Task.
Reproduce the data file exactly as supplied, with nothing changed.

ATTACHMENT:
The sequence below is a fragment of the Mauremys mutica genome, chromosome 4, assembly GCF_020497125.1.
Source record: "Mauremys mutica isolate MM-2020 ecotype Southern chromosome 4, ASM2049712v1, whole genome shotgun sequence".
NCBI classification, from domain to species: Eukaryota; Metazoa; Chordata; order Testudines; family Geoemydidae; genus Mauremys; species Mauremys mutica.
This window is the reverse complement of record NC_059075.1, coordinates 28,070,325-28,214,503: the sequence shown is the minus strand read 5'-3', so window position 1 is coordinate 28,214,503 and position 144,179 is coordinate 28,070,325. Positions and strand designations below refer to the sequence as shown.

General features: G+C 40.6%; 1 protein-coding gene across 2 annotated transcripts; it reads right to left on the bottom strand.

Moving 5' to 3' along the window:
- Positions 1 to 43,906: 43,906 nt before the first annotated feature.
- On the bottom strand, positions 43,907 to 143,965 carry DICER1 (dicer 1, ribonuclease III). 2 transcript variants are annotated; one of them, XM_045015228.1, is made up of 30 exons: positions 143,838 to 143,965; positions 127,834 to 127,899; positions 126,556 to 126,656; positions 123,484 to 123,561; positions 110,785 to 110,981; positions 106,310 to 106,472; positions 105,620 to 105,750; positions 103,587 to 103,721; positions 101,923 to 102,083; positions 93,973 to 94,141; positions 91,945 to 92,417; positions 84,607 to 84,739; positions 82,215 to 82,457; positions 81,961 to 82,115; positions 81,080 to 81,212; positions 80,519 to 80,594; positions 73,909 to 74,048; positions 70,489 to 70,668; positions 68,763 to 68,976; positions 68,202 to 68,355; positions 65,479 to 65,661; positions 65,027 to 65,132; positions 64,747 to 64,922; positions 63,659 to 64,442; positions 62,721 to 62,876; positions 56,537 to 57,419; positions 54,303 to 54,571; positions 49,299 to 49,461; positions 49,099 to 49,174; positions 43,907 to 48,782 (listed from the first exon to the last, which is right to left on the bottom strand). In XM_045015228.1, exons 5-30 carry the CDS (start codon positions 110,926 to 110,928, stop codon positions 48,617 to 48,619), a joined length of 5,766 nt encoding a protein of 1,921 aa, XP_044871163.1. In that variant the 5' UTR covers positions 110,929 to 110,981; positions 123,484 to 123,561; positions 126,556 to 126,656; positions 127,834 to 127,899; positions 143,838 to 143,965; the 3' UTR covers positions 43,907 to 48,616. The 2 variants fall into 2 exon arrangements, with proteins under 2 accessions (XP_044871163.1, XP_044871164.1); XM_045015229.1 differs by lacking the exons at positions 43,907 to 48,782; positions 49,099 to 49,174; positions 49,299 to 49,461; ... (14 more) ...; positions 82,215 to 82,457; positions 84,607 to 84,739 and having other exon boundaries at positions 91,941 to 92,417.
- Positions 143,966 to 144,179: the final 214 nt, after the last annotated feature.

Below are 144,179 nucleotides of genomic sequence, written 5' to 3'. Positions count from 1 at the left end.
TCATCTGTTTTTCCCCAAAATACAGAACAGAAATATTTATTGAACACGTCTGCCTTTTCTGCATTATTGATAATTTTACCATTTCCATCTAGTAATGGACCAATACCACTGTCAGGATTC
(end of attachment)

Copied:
The sequence below is a fragment of the Mauremys mutica genome, chromosome 4, assembly GCF_020497125.1.
Source record: "Mauremys mutica isolate MM-2020 ecotype Southern chromosome 4, ASM2049712v1, whole genome shotgun sequence".
NCBI classification, from domain to species: Eukaryota; Metazoa; Chordata; order Testudines; family Geoemydidae; genus Mauremys; species Mauremys mutica.
This window is the reverse complement of record NC_059075.1, coordinates 28,070,325-28,214,503: the sequence shown is the minus strand read 5'-3', so window position 1 is coordinate 28,214,503 and position 144,179 is coordinate 28,070,325. Positions and strand designations below refer to the sequence as shown.

General features: G+C 40.6%; 1 protein-coding gene across 2 annotated transcripts; it reads right to left on the bottom strand.

Moving 5' to 3' along the window:
- Positions 1 to 43,906: 43,906 nt before the first annotated feature.
- On the bottom strand, positions 43,907 to 143,965 carry DICER1 (dicer 1, ribonuclease III). 2 transcript variants are annotated; one of them, XM_045015228.1, is made up of 30 exons: positions 143,838 to 143,965; positions 127,834 to 127,899; positions 126,556 to 126,656; positions 123,484 to 123,561; positions 110,785 to 110,981; positions 106,310 to 106,472; positions 105,620 to 105,750; positions 103,587 to 103,721; positions 101,923 to 102,083; positions 93,973 to 94,141; positions 91,945 to 92,417; positions 84,607 to 84,739; positions 82,215 to 82,457; positions 81,961 to 82,115; positions 81,080 to 81,212; positions 80,519 to 80,594; positions 73,909 to 74,048; positions 70,489 to 70,668; positions 68,763 to 68,976; positions 68,202 to 68,355; positions 65,479 to 65,661; positions 65,027 to 65,132; positions 64,747 to 64,922; positions 63,659 to 64,442; positions 62,721 to 62,876; positions 56,537 to 57,419; positions 54,303 to 54,571; positions 49,299 to 49,461; positions 49,099 to 49,174; positions 43,907 to 48,782 (listed from the first exon to the last, which is right to left on the bottom strand). In XM_045015228.1, exons 5-30 carry the CDS (start codon positions 110,926 to 110,928, stop codon positions 48,617 to 48,619), a joined length of 5,766 nt encoding a protein of 1,921 aa, XP_044871163.1. In that variant the 5' UTR covers positions 110,929 to 110,981; positions 123,484 to 123,561; positions 126,556 to 126,656; positions 127,834 to 127,899; positions 143,838 to 143,965; the 3' UTR covers positions 43,907 to 48,616. The 2 variants fall into 2 exon arrangements, with proteins under 2 accessions (XP_044871163.1, XP_044871164.1); XM_045015229.1 differs by lacking the exons at positions 43,907 to 48,782; positions 49,099 to 49,174; positions 49,299 to 49,461; ... (14 more) ...; positions 82,215 to 82,457; positions 84,607 to 84,739 and having other exon boundaries at positions 91,941 to 92,417.
- Positions 143,966 to 144,179: the final 214 nt, after the last annotated feature.

Below are 144,179 nucleotides of genomic sequence, written 5' to 3'. Positions count from 1 at the left end.
TCATCTGTTTTTCCCCAAAATACAGAACAGAAATATTTATTGAACACGTCTGCCTTTTCTGCATTATTGATAATTTTACCATTTCCATCTAGTAATGGACCAATACCACTGTCAGGATTC